Until you’ve taught in a public school, or spent hours volunteering alongside teachers, it isn’t fair to condemn what you don’t fully understand. So much has been written about how awful our public schools are and how deplorable our educational system has become. But it isn’t a teacher problem, it’s a cultural problem. As a profession, teachers are skilled in providing ways for students to gain access to the world of information. When we send broken kids to school, and expect teachers to mend and repair, while also teaching, that’s a monumental expectation.
Teachers are trying to inspire the next generation of scientists, doctors, nurses, engineers, artists, mathematicians, business leaders, electricians, plumbers, psychologists, and counselors. As it has often been said, teaching is the profession that teaches all other professions. Teachers can create a thirst for knowledge and help children become lifelong learners.
Yet, teachers are being held in contempt for what they cannot do — fix broken kids. As a result, more teachers are leaving the profession for good. National Education Association President Becky Pringle said, “This is a five-alarm crisis.” Staff shortages are creating additional workloads for the remaining teachers. "We are facing an exodus as more than half of our nation's teachers and other school staff are now indicating they will be leaving education sooner than planned," said Pringle. "If we're serious about getting every child the support they need to thrive, our elected leaders across the nation need to address this crisis now."
For starters, teachers are grossly underpaid. According to Business Insider, America’s teachers have starting salaries of less than $40,000. A recent Economic Policy Institute report states that teachers are paid 21.4% less than professionals with similar education and experience. If we put our U.S. teacher’s salaries against other nations, we rank seventh. Experienced elementary teachers in the U.S. can eventually earn $67,000, with high school teachers earning $71,000. Compare that to Luxembourg, the global leader in teacher salaries, at $124,000 to $138,000 annually.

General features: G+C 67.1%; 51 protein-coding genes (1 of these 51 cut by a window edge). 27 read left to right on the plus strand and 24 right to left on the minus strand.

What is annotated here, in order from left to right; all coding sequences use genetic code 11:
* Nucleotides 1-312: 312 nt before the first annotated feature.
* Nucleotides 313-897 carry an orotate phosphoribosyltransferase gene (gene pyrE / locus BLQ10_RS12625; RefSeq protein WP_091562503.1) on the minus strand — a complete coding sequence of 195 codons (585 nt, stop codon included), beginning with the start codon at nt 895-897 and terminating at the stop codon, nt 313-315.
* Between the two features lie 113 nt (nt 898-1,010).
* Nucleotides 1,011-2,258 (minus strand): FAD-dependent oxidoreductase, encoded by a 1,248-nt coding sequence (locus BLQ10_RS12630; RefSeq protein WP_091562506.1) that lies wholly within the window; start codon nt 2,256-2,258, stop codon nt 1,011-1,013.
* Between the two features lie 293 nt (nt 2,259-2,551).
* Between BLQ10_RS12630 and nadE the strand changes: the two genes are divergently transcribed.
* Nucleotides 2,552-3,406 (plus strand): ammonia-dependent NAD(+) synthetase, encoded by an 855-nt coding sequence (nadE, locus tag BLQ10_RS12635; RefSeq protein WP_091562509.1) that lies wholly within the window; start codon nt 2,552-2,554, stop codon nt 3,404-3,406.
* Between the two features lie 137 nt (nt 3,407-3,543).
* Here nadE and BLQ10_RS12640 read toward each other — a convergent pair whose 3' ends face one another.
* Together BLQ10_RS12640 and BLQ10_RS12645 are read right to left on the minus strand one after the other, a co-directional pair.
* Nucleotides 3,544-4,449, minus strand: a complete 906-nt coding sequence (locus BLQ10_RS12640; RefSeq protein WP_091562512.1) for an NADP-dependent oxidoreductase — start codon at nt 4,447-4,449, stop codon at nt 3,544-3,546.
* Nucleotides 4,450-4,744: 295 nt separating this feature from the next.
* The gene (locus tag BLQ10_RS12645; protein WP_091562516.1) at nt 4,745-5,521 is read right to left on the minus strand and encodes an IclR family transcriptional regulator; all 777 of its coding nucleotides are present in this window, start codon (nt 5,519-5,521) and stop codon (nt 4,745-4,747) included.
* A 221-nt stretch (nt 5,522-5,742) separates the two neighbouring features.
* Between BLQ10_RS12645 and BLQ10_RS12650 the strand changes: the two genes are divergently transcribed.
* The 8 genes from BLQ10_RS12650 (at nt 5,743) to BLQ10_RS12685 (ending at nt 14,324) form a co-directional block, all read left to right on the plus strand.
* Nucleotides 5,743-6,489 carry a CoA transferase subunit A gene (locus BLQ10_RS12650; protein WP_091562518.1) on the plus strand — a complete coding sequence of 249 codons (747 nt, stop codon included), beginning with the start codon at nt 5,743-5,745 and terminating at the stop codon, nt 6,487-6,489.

Because the teaching profession doesn’t pay as much, over 20% of teachers have a second job — typically over the summer. If you add in the extras that teachers often do at school — such as coaching or directing after-school activities, the number of teachers working second jobs jumps to 59%.
It may seem like teachers only have to work a 6-hour school day. Wrong. Most teachers work 12-16 hours per day creating lesson plans that must meet district approval, grading papers, staff meetings, and required course work to maintain certification. If you count all those hours, teachers earn about $9.00 per hour. Teachers deserve “extra credit” for these hours.
Teachers also open their own pocketbooks to help cover classroom supplies, so students don’t go without. Supplies often include pencils and paper, but also healthy snacks and a warm coat. On average 94% of American teachers spend nearly $500.00 per year to meet these classroom needs.
Why would teachers spend their own money to help a student? Because they care. This is a profession that comes with a desire to make a difference in our world, one student at a time. Teachers know they won’t get rich in their profession, but they want to inspire students to see their own potential.
Even with all the complaints about public schools, over seventy percent of Americans feel that our public classroom teachers should be paid more. While this comes with increased taxes, it also shows that we recognize that our future workforce depends on the education students receive today. For most American students, public school will be their only option.
This is National Teacher Appreciation Week (May 1-8). If there ever were a time to thank a teacher, this would be the year. Pandemic disruptions have teachers getting their students caught up, while simultaneously moving them ahead.
There are three things you can do this week to honor the teachers in your community: 1) Send a small gift to the teacher of your child. 2) Write or call a former teacher and let them know how much they influenced your life. 3) Donate to your local school — so teachers won’t have to personally buy the needed things for the kids in your community.
Teacher Appreciation Week can be a true motivator for those on the frontlines of our nation’s schools. Let’s all say thank you and give them the extra credit they deserve.
Karen Farris saw the need to help underserved kids while serving in a youth ministry that gave her the opportunity to visit rural schools on the Olympic Peninsula. She now volunteers her time grant writing to bring resources to kids in need. She also shares stories of faith in action for those needing a dose of hope on her weekly blog, Friday Tidings.www.fridaytidings.com